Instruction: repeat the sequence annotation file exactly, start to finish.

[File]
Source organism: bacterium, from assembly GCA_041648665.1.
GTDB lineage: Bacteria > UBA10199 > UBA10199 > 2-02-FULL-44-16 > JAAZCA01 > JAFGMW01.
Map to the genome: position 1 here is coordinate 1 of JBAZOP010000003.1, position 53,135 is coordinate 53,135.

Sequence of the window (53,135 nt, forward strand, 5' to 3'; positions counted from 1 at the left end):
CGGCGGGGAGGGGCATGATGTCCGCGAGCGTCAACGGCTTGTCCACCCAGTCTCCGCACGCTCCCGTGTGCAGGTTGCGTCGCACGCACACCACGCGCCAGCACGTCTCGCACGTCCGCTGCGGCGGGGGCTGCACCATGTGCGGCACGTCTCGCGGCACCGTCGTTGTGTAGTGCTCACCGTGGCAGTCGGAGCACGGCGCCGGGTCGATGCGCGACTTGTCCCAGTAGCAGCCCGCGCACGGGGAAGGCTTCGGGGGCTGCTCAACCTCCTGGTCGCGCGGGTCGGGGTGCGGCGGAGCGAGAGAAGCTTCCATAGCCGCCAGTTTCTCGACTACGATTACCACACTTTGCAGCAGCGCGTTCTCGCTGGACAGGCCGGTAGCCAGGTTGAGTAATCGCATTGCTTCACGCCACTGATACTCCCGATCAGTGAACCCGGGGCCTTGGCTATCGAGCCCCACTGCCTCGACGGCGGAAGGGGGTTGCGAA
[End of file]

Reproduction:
Source organism: bacterium, from assembly GCA_041648665.1.
GTDB lineage: Bacteria > UBA10199 > UBA10199 > 2-02-FULL-44-16 > JAAZCA01 > JAFGMW01.
Map to the genome: position 1 here is coordinate 1 of JBAZOP010000003.1, position 53,135 is coordinate 53,135.

Sequence of the window (53,135 nt, forward strand, 5' to 3'; positions counted from 1 at the left end):
CGGCGGGGAGGGGCATGATGTCCGCGAGCGTCAACGGCTTGTCCACCCAGTCTCCGCACGCTCCCGTGTGCAGGTTGCGTCGCACGCACACCACGCGCCAGCACGTCTCGCACGTCCGCTGCGGCGGGGGCTGCACCATGTGCGGCACGTCTCGCGGCACCGTCGTTGTGTAGTGCTCACCGTGGCAGTCGGAGCACGGCGCCGGGTCGATGCGCGACTTGTCCCAGTAGCAGCCCGCGCACGGGGAAGGCTTCGGGGGCTGCTCAACCTCCTGGTCGCGCGGGTCGGGGTGCGGCGGAGCGAGAGAAGCTTCCATAGCCGCCAGTTTCTCGACTACGATTACCACACTTTGCAGCAGCGCGTTCTCGCTGGACAGGCCGGTAGCCAGGTTGAGTAATCGCATTGCTTCACGCCACTGATACTCCCGATCAGTGAACCCGGGGCCTTGGCTATCGAGCCCCACTGCCTCGACGGCGGAAGGGGGTTGCGAA